Wednesday, May 30, 2007
All About Image Sensors
At the heart of every digital camera is an electronic marvel
The term charge-coupled device comes from the method in which the pixels are linked together. The charge is moved off the CCD much like an old-fashioned “bucket brigade,” whereby water can be transported a long distance passed hand to hand. In the CCD, the individual photosites are the buckets and the charge from one is passed on to the next in line until each is finally collected for readout at the sensor's edge.
Because of their relatively simple design and clean signal, CCDs were the early sensor leader and were constantly compared to film. In fact, they're very efficient in that regard, as a typical CCD responds to 70 percent of the light reaching it. Photographic film can only capture about two percent of that light.
The “bucket brigade” transfer method means there's little interference from other electronic components, so CCDs inherently produce low noise in low-gain situations. Noise is any pixel that misinterprets a scene in an unintended way, and it's commonly caused by heat from electronics or commingling of charges. Lack of additional photodiodes and amplifiers on the sensor tends to give CCDs higher pixel uniformity too, which provides more consistent light sensitivity across the chip. But the charge transfer is never perfect, so some electrons are inevitably lost between capture and readout. Pixel failure and higher operating voltage contribute to CCD noise.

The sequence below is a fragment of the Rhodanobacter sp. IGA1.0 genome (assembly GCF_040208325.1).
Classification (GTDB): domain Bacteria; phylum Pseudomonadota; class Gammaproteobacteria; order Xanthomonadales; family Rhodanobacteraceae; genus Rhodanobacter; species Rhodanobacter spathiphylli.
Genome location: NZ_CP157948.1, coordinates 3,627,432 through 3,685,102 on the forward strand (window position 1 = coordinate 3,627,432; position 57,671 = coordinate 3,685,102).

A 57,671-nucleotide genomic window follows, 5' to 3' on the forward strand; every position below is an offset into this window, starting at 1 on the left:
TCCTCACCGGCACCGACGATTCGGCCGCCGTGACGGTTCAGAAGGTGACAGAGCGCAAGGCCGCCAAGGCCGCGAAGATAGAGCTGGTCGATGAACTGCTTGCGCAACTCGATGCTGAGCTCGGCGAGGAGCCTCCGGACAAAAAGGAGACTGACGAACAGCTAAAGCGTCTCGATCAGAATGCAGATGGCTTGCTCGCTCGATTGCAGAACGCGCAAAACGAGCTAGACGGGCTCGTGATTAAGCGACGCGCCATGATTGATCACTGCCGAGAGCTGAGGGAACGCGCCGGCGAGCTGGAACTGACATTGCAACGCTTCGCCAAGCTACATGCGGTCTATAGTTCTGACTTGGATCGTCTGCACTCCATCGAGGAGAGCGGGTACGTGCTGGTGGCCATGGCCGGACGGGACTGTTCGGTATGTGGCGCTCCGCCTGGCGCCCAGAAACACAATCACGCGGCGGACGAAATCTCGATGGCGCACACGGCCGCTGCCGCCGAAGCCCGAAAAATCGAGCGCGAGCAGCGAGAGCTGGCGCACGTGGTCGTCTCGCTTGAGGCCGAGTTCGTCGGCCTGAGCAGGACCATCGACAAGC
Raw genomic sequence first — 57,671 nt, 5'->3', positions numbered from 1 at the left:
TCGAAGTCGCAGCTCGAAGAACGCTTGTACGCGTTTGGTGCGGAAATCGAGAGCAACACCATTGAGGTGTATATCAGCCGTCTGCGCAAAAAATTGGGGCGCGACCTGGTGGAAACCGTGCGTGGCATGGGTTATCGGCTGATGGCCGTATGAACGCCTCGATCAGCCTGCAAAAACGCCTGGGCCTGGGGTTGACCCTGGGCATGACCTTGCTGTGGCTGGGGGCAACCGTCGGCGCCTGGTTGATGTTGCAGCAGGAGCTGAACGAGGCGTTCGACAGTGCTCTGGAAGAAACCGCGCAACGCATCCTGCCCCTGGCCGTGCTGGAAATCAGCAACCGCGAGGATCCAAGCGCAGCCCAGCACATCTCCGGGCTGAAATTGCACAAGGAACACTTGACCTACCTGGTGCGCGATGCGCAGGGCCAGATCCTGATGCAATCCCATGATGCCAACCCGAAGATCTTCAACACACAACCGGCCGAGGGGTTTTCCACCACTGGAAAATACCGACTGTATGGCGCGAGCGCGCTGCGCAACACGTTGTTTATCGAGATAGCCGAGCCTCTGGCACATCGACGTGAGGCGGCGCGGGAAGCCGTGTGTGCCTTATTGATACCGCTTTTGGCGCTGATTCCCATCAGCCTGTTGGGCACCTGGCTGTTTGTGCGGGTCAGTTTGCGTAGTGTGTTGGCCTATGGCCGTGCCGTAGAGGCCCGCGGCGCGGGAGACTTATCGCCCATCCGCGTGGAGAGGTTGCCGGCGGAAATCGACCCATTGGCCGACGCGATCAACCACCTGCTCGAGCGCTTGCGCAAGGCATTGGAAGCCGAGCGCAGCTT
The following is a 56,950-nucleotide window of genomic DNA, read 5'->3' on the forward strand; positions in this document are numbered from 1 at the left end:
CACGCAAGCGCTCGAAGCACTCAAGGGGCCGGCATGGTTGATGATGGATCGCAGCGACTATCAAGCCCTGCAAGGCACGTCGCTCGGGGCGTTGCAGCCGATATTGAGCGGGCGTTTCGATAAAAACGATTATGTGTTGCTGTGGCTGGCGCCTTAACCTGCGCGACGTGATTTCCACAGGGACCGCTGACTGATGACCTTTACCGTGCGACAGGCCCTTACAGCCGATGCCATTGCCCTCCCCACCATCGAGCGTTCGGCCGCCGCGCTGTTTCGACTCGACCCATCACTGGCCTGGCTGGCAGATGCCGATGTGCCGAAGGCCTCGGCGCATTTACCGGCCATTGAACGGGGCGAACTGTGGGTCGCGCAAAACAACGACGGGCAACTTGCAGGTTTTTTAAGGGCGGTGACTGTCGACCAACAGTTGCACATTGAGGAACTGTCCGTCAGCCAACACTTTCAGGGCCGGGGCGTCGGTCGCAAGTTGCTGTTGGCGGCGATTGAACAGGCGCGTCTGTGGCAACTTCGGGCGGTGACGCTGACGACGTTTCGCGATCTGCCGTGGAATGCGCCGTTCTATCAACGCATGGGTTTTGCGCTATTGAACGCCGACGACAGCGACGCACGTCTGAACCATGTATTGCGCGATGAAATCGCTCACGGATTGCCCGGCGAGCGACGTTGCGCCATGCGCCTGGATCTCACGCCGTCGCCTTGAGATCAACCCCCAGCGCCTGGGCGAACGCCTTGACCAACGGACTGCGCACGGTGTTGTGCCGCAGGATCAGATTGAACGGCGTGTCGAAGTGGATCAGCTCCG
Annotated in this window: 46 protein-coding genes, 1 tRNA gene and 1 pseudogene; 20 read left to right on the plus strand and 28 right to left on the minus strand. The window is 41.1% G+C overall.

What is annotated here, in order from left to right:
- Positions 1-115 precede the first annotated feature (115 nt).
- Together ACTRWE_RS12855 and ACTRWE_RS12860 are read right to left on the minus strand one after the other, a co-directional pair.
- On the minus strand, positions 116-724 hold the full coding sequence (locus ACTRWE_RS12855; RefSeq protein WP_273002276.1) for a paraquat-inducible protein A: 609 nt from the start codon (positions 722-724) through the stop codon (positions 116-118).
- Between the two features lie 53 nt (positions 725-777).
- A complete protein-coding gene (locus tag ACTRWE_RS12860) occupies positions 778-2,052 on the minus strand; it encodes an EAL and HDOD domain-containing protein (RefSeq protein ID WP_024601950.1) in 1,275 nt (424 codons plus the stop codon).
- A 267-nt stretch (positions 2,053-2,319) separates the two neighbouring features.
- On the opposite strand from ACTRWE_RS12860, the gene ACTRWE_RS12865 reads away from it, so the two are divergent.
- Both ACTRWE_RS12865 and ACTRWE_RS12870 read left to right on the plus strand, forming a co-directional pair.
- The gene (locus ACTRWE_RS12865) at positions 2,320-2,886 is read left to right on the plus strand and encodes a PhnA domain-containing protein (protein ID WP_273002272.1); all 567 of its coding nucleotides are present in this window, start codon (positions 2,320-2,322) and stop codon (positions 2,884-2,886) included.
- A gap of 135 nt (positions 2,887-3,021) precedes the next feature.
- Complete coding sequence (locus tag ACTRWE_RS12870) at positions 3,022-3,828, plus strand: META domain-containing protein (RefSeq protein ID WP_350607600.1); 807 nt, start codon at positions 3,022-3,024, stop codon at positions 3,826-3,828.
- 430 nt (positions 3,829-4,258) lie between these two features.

Richard Turner, Vice President of Product Marketing and Applications for chipmaker Foveon, acknowledges that CCDs initially did have an image quality advantage. But at this point, he says, “This is really no longer true. CMOS sensor manufacturers have adopted a CCD-like pixel. The newer CMOS sensors that use this technology are every bit as good as CCDs with respect to noise. CCD had the benefit of 30-plus years of development ahead of CMOS, so it took a little time for CMOS to reach the same level. Most industry experts agree that we have reached the parity point on performance, and the traditional advantages of CMOS are all still true. For this reason, you see most digital-imaging applications migrating to CMOS. The last to do this will be the compact point-and-shoot camera market.”
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